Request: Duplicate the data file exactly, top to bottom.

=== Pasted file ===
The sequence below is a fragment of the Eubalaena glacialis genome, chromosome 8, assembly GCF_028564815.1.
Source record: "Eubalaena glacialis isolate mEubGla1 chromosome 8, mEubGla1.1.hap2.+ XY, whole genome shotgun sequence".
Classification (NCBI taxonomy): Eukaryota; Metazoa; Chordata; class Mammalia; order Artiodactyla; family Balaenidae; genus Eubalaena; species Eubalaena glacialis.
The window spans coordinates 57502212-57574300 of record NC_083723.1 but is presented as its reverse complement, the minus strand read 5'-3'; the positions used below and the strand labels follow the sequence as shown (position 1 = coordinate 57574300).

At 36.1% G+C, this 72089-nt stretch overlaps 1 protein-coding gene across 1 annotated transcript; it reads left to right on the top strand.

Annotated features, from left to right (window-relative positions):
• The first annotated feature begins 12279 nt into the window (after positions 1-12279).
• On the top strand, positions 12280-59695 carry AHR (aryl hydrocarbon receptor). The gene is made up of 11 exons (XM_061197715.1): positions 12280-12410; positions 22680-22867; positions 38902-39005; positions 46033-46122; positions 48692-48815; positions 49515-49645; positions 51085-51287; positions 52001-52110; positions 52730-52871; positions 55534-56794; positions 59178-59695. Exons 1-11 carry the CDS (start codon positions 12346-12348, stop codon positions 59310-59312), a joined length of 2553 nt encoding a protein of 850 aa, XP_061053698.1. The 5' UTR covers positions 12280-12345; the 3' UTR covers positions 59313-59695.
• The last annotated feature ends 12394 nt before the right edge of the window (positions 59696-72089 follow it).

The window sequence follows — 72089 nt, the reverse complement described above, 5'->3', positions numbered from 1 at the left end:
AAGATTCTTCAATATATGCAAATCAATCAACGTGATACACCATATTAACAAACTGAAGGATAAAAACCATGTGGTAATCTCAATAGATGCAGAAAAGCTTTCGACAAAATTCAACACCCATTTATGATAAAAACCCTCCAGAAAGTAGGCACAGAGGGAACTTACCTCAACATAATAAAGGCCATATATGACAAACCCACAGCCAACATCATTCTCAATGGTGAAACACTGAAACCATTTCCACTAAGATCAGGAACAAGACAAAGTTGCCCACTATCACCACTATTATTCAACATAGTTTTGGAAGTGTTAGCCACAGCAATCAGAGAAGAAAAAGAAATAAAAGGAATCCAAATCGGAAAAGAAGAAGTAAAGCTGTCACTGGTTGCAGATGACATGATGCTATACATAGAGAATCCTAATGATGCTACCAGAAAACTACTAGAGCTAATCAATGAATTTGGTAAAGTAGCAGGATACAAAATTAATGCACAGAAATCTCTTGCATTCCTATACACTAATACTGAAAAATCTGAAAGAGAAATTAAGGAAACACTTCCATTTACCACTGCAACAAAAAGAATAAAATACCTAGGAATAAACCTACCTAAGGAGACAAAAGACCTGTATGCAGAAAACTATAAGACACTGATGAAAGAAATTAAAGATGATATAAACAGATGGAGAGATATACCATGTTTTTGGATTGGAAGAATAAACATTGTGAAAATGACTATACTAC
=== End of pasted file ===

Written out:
The sequence below is a fragment of the Eubalaena glacialis genome, chromosome 8, assembly GCF_028564815.1.
Source record: "Eubalaena glacialis isolate mEubGla1 chromosome 8, mEubGla1.1.hap2.+ XY, whole genome shotgun sequence".
Classification (NCBI taxonomy): Eukaryota; Metazoa; Chordata; class Mammalia; order Artiodactyla; family Balaenidae; genus Eubalaena; species Eubalaena glacialis.
The window spans coordinates 57502212-57574300 of record NC_083723.1 but is presented as its reverse complement, the minus strand read 5'-3'; the positions used below and the strand labels follow the sequence as shown (position 1 = coordinate 57574300).

At 36.1% G+C, this 72089-nt stretch overlaps 1 protein-coding gene across 1 annotated transcript; it reads left to right on the top strand.

Annotated features, from left to right (window-relative positions):
• The first annotated feature begins 12279 nt into the window (after positions 1-12279).
• On the top strand, positions 12280-59695 carry AHR (aryl hydrocarbon receptor). The gene is made up of 11 exons (XM_061197715.1): positions 12280-12410; positions 22680-22867; positions 38902-39005; positions 46033-46122; positions 48692-48815; positions 49515-49645; positions 51085-51287; positions 52001-52110; positions 52730-52871; positions 55534-56794; positions 59178-59695. Exons 1-11 carry the CDS (start codon positions 12346-12348, stop codon positions 59310-59312), a joined length of 2553 nt encoding a protein of 850 aa, XP_061053698.1. The 5' UTR covers positions 12280-12345; the 3' UTR covers positions 59313-59695.
• The last annotated feature ends 12394 nt before the right edge of the window (positions 59696-72089 follow it).

The window sequence follows — 72089 nt, the reverse complement described above, 5'->3', positions numbered from 1 at the left end:
AAGATTCTTCAATATATGCAAATCAATCAACGTGATACACCATATTAACAAACTGAAGGATAAAAACCATGTGGTAATCTCAATAGATGCAGAAAAGCTTTCGACAAAATTCAACACCCATTTATGATAAAAACCCTCCAGAAAGTAGGCACAGAGGGAACTTACCTCAACATAATAAAGGCCATATATGACAAACCCACAGCCAACATCATTCTCAATGGTGAAACACTGAAACCATTTCCACTAAGATCAGGAACAAGACAAAGTTGCCCACTATCACCACTATTATTCAACATAGTTTTGGAAGTGTTAGCCACAGCAATCAGAGAAGAAAAAGAAATAAAAGGAATCCAAATCGGAAAAGAAGAAGTAAAGCTGTCACTGGTTGCAGATGACATGATGCTATACATAGAGAATCCTAATGATGCTACCAGAAAACTACTAGAGCTAATCAATGAATTTGGTAAAGTAGCAGGATACAAAATTAATGCACAGAAATCTCTTGCATTCCTATACACTAATACTGAAAAATCTGAAAGAGAAATTAAGGAAACACTTCCATTTACCACTGCAACAAAAAGAATAAAATACCTAGGAATAAACCTACCTAAGGAGACAAAAGACCTGTATGCAGAAAACTATAAGACACTGATGAAAGAAATTAAAGATGATATAAACAGATGGAGAGATATACCATGTTTTTGGATTGGAAGAATAAACATTGTGAAAATGACTATACTAC